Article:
Although several COS protocols are reported effectively and usefully in modern ART, they can easily classified as two categories, conventional long-protocol (downregulation) and others, both of which are based on short-term pituitary suppression, premature follicle selection prevention, and luteinized hormone rise avoidance.7 Unfortunately, there is still absent of agreement on the best approach for maximizing the oocyte yield and the chances of pregnancy in POR. In 2014, Cakmak et al14 developed a new COS protocol for POR and, in the next year, Kuang et al15 introduced a novel protocol for POR. The former used estrogen priming in the luteal phase of the cycle preceding IVF and by seven days of gonadotropin releasing hormone (GnRH) antagonist pretreatment to start ovarian stimulation protocol and the latter used progestin-primed short ovarian stimulation protocol initially from menstrual cycle day 3.14,15 A recent meta-analysis summarized 170 patients from three clinical trials showed an 18.8% clinical pregnancy rate in POR patients treated with Cakmak’ delayed start GnRH antagonist COS protocol;7 by contrast, the study by Yu et al1 showed a 27.5% clinical pregnancy rate in POR patients treated with progestin-primed short COS protocol and, of most importance, live-birth rate was higher up to 22.5%.1 In addition, miscarriage rate seemed to be similar between Cakmak’s protocol from a meta-analysis and Kuang’s protocol in Dr. Yu’s study (18.8% vs 18.2%), but significantly lower than that of conventional COS protocols (45.5%~100%).1,7 Although it may be inappropriate to compare with each other directly, the data from the study by Yu et al1 study seemed to favor the use of progestin-primed ovarian stimulation protocol as a better alternative COS protocol in the management of women with POR based on its higher successful live-birth rate.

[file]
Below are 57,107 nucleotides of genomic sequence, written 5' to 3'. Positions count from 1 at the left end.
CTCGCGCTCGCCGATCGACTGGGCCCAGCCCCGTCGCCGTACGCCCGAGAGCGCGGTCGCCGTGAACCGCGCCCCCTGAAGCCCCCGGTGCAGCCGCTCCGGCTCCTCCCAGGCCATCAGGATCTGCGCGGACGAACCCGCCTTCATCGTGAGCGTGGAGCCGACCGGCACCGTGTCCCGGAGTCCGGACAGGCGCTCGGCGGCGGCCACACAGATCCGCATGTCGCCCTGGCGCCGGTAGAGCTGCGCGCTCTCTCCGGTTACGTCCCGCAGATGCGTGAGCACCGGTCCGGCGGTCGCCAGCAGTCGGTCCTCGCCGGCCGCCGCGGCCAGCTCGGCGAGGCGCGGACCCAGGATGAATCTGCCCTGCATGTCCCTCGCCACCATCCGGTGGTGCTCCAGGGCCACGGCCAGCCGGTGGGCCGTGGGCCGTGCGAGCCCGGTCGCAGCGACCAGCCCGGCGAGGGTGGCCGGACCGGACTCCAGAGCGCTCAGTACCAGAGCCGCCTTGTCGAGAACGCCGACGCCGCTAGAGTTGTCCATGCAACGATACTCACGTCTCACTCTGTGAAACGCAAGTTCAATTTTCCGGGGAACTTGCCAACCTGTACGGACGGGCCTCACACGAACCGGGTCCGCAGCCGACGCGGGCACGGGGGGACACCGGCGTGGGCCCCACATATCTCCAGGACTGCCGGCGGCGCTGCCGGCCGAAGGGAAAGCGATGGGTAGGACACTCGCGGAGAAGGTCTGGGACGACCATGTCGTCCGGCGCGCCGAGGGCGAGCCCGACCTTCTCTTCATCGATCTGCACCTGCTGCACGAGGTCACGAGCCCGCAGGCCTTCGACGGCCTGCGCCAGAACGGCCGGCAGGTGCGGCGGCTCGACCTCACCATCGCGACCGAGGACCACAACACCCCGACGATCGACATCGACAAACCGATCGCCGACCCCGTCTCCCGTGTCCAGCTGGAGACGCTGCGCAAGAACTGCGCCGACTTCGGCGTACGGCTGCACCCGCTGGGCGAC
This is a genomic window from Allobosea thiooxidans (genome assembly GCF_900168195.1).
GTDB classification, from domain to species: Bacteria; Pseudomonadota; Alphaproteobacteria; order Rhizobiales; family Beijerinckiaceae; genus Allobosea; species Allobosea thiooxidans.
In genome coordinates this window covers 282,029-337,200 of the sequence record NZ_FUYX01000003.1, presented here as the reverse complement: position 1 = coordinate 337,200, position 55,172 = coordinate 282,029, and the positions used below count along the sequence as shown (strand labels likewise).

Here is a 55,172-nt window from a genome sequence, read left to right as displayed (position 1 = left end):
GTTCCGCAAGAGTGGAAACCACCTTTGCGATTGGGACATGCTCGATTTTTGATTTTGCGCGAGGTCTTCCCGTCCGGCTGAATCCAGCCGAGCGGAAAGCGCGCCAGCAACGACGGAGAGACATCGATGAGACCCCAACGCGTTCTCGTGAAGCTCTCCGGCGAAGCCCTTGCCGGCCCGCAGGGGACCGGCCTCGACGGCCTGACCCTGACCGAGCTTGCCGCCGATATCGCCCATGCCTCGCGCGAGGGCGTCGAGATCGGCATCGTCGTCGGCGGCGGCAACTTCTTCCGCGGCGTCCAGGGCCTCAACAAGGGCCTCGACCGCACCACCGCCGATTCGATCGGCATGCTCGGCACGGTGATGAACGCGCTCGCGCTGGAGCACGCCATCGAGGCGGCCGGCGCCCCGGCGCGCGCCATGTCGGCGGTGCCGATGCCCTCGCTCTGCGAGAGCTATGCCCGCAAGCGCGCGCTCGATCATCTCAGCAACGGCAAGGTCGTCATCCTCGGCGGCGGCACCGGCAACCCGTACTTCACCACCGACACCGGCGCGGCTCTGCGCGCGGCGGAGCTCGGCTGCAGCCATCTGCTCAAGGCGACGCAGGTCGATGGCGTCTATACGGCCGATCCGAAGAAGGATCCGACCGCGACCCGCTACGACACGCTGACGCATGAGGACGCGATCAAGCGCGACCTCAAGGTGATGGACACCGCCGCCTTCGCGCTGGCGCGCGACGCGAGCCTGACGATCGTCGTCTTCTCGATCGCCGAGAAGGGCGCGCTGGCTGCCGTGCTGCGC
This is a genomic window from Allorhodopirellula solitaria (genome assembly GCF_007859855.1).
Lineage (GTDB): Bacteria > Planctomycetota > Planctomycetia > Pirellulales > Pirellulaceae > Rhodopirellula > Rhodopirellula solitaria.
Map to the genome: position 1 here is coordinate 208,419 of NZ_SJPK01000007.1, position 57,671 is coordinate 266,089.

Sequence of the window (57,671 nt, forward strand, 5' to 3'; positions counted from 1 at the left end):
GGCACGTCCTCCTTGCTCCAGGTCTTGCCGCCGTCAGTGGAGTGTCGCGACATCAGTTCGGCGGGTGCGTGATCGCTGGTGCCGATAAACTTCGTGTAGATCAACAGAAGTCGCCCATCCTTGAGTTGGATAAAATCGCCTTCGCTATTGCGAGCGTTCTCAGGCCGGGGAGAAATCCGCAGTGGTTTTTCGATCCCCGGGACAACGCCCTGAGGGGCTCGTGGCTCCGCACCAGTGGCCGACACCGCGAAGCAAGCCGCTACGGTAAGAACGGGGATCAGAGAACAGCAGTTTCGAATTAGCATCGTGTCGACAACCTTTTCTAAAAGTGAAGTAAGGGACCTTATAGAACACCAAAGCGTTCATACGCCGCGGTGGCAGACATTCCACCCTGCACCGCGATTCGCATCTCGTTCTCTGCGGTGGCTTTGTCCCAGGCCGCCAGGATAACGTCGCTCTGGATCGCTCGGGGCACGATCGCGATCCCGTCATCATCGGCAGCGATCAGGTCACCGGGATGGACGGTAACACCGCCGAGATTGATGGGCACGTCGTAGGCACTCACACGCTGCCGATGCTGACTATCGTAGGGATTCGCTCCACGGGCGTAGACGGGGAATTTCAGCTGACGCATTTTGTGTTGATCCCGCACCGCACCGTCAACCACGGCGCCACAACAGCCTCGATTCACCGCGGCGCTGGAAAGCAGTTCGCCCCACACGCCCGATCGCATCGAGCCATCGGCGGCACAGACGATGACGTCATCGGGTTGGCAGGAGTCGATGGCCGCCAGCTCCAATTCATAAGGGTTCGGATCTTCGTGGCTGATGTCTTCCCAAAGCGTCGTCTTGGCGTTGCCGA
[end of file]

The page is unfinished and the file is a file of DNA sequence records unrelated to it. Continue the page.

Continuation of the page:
Even if the effects of progestin-primed COS protocol on the reduction of miscarriage rate and increased live-birth rate were encouraging, Dr. Yu’s study has some limitations. First, the dose of human chorionic gonadotropin was statically significantly higher in the progestin-primed COS protocol than conventional COS protocol. Second, the data on miscarriage rate from the current study with a small number of cycles (n = 18) and events (n = 7 miscarriage in the control group vs 2 in the intervention group). Even though the data of live-birth rate were provided, the value also limited to a small number of cycles (n = 79) and events (n = 0 live birth in the control group versus 9 in the intervention group). All potentially limited the precision of the effect size calculated. However, there is the strength of Dr. Yu’s study, because the data of live birth were provided, and in fact, live-birth is currently considered as the primary outcome measure of choice in trials in ART.7 Given the limitation of a small number of subjects, future large, and well-designed prospective, randomized trials are welcome to demonstrate the benefits of this relatively new protocol for COS in women with POR.


This article was supported by grants from the Ministry of Science and Technology, Executive Yuan, Taiwan (MOST 106-2314-B-075-061-MY3), and Taipei Veterans General Hospital (V108C-085). The authors appreciate the support from Female Cancer Foundation, Taipei, Taiwan.